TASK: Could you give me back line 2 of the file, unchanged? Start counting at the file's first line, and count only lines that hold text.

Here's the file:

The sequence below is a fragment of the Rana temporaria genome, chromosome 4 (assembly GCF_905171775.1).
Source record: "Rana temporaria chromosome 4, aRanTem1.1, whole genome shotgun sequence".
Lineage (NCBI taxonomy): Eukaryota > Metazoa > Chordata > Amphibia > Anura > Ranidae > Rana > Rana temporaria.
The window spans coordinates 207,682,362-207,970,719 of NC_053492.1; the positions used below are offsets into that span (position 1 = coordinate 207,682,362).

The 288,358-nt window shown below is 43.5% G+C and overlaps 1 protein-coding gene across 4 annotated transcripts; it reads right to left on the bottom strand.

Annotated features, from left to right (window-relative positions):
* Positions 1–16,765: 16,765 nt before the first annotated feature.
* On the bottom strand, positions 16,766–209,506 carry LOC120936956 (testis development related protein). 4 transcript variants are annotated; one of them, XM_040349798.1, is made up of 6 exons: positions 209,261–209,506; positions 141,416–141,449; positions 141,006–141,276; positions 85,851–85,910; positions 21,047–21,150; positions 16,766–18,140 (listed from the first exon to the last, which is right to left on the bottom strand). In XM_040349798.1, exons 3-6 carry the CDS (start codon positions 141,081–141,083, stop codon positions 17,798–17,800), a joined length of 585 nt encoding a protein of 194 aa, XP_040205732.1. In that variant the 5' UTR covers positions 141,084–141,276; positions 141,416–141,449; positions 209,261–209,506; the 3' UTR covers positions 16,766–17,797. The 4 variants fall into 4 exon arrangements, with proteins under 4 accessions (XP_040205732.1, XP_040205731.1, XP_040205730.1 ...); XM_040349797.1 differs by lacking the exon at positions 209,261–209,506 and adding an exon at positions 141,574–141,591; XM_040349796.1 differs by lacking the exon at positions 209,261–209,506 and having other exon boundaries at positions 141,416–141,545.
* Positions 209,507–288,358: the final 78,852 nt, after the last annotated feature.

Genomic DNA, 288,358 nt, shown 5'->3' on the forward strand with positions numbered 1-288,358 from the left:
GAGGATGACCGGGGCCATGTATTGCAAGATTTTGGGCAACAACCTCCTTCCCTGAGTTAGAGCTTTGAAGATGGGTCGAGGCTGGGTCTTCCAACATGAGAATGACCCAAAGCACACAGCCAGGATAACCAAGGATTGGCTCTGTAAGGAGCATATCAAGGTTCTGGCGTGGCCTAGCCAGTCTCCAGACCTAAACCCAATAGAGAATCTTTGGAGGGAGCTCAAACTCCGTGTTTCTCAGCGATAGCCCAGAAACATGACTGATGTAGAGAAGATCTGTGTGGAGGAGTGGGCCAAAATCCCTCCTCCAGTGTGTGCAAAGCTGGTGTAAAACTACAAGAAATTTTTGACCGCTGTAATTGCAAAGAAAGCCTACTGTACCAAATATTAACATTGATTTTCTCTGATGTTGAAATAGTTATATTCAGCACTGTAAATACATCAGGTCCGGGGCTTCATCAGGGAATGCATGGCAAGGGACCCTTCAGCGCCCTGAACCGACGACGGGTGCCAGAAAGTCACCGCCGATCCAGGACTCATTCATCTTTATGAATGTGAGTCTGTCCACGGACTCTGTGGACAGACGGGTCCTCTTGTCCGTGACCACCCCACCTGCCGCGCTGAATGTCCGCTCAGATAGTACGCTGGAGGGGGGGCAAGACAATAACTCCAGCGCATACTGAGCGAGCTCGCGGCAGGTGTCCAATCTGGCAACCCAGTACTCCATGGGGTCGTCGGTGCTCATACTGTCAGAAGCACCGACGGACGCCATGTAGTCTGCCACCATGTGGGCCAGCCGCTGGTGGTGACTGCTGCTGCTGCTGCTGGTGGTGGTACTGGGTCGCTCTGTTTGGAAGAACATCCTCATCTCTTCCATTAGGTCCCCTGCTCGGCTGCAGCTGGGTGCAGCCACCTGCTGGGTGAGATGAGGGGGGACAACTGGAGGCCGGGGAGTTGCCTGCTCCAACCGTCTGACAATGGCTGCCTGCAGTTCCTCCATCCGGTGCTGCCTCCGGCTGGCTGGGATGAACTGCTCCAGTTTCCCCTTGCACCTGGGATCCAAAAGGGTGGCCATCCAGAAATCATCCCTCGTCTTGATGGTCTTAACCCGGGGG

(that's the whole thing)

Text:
Source record: "Rana temporaria chromosome 4, aRanTem1.1, whole genome shotgun sequence".